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Sleeping Infants Could be in Danger From Noise Machines: Canadian Study



Sleeping Infants Could be in Danger of Noise Machines

[caption id="attachment_80672" align="alignleft" width="459"]Sleeping Infants Could be in Danger of Noise Machines Sleeping Infants Could be in Danger of Noise Machines
[/caption]As a parent you trust that the toys, products, and machines that you purchase for your child are going to be safe. The items are approved before being stocked on the shelves, and required to meet standards set by the FDA, APA and more. If you have been using a sound machine to help your infant rest, or if you are planning on using one in the future, you may want to second guess this decision. The white noise produced by some of these machines has been tested, and some machines are producing frequencies as high as you would find in an industrial setting.

The Canadian study, published in the journal Pediatrics, measured the decibel levels of a variety of infant sleep machines and found that some of them were so loud that they exceeded industry safety levels.

Levels at that range could end up doing permanent damage to the infants hearing, which could also end up affecting their speech later on. In one study, there were 14 different machines tested.

The machines combined produced 65 different sounds, and all the machines except one produced white noise levels far higher than what is safe for an infant, even at 200 centimeters away. Pediatricians and researchers involved in the study express that manufacturers need to change their products, and that parents need to be warned of the potential dangers.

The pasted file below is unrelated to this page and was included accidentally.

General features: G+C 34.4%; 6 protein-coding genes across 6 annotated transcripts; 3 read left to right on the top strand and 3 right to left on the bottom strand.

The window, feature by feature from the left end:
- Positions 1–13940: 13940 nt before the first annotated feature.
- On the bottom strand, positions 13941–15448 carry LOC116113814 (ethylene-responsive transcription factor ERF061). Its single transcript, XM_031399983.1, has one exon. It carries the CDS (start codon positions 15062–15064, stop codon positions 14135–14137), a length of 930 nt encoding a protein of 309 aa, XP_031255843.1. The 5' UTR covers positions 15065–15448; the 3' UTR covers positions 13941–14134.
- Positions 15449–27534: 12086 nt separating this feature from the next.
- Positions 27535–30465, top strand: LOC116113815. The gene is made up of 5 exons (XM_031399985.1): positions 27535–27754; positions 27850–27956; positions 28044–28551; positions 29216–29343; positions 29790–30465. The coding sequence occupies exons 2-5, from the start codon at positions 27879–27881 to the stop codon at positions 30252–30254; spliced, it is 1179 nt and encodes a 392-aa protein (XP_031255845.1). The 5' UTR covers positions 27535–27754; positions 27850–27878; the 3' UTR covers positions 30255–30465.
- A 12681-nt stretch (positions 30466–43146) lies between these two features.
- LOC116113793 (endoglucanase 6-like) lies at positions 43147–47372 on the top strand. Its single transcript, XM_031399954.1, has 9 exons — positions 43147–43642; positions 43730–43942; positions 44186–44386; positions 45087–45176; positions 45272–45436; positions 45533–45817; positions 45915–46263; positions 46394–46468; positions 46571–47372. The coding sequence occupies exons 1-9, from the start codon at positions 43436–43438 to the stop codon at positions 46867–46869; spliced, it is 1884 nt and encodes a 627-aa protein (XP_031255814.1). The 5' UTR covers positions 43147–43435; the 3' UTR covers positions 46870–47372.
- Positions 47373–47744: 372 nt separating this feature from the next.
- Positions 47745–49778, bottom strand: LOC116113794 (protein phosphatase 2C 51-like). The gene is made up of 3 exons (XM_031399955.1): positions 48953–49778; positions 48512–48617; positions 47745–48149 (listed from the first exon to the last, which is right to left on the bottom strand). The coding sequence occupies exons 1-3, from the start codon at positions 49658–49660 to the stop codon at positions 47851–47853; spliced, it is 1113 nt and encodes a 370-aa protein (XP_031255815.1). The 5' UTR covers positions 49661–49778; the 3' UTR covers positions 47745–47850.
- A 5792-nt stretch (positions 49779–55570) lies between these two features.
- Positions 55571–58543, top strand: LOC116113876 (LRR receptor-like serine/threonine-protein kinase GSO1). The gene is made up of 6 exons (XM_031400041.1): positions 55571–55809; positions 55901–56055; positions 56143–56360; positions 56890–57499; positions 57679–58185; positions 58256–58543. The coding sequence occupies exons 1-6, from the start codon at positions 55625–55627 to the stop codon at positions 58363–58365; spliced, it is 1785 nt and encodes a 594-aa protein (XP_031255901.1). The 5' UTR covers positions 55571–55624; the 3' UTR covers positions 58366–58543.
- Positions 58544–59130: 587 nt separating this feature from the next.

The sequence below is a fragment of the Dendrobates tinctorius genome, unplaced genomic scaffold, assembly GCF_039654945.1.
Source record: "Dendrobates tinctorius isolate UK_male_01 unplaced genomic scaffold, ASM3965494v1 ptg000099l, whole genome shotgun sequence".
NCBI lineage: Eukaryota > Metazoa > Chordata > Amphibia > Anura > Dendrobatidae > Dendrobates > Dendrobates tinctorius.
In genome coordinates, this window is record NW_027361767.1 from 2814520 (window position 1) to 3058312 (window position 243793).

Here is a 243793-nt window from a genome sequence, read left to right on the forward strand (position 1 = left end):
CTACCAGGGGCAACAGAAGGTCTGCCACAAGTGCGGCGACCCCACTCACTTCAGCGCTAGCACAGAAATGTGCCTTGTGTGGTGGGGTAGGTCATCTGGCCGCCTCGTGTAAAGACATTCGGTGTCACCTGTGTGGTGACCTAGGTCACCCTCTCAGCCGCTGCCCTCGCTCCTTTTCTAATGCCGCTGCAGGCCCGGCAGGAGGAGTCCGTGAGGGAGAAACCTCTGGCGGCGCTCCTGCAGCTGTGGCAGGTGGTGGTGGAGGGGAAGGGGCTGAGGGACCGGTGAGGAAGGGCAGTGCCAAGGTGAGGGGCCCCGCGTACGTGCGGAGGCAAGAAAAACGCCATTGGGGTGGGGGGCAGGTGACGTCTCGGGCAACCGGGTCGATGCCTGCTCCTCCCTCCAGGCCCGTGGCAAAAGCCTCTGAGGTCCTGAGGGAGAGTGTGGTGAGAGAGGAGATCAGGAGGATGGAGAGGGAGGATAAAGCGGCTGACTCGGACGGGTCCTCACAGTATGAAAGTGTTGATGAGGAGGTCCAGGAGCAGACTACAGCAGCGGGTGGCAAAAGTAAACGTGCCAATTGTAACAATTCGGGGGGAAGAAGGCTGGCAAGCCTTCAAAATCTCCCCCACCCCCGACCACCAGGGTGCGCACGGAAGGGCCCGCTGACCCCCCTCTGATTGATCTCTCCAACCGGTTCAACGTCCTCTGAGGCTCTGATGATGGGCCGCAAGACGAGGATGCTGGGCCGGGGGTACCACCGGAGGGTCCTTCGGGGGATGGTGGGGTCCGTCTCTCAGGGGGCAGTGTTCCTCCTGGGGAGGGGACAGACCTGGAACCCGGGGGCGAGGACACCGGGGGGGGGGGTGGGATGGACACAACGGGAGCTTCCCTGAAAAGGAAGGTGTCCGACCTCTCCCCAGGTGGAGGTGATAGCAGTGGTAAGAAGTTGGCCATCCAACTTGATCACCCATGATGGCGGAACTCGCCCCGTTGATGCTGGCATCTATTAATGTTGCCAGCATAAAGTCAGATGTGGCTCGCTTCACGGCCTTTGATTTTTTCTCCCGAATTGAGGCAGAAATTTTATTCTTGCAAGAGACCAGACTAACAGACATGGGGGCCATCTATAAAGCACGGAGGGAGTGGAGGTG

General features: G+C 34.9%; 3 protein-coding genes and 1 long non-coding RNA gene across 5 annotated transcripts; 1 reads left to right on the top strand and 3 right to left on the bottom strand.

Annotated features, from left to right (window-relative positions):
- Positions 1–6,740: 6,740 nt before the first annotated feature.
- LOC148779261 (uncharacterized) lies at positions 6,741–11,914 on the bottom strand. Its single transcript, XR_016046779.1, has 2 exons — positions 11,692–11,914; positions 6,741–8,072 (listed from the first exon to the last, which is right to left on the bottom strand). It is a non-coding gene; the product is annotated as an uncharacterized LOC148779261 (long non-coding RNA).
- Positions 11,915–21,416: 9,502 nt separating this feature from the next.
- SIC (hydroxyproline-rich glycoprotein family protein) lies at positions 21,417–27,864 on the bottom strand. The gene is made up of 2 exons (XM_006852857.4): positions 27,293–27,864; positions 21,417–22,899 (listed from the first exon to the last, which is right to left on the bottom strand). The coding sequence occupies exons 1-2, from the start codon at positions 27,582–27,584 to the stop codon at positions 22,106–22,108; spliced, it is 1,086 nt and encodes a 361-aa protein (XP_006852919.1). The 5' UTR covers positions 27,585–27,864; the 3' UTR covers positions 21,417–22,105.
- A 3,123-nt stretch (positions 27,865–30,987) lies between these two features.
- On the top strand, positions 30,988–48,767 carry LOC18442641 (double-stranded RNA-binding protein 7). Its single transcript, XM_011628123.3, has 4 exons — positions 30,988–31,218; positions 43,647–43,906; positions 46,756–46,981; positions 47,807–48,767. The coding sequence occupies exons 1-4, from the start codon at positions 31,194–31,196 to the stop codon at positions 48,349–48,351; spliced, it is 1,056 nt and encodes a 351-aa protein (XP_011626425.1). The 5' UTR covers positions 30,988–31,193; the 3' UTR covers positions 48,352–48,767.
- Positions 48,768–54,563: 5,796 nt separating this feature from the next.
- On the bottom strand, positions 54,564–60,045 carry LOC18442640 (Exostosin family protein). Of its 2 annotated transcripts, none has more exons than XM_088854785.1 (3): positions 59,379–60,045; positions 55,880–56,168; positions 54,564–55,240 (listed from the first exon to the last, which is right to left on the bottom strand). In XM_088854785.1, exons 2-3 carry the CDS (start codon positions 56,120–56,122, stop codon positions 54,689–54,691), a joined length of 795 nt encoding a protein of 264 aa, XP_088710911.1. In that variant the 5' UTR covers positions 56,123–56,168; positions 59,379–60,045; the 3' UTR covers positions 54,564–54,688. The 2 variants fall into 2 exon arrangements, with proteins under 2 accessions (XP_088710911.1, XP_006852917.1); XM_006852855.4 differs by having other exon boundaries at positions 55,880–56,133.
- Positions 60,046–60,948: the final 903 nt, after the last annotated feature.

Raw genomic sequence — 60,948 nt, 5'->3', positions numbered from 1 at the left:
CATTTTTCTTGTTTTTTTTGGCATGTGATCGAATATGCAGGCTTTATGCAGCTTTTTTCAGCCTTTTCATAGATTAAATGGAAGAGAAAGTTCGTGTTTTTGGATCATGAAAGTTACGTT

“These machines are capable of generating hazardous levels of noise. I’m not talking about benign noise — these are capable of delivering noise at industrial levels above that which we would consider safe for industry,” Dr. Blake Papsin of Toronto’s Sick Kids Hospital, and co-author of the study, told CBC News.

The ear of an infant isn’t as developed as the ear of an adult, and it is much more sensitive. Professionals involved in the study are suggesting parents to use the machines less frequently if possible, and to avoid using the machines altogether if you can.

"Three machines produced output levels .85 Aweighted dB, which, if played at these levels for 0.8 hours, exceeds current occupational limits for accumulated noise exposure in adults and risks noise-induced hearing loss," the study read.

The study has indicated that manufacturers should revise their products, but as a parent it may be safe to turn the machine off until any changes have been made.

The study appears in the current issue of the journal Pediatrics.

On The Web:
Infant sleep machines have dangerous noise levels, study says

Karen is a Toronto based writer, and has been writing full-time for eCanadaNow since May of 2011, covering many topics including politics and world issues. Prior to her work writing and editing for eCanadaNow, she worked as a freelance journalist. You can email Karen at [Karene at]


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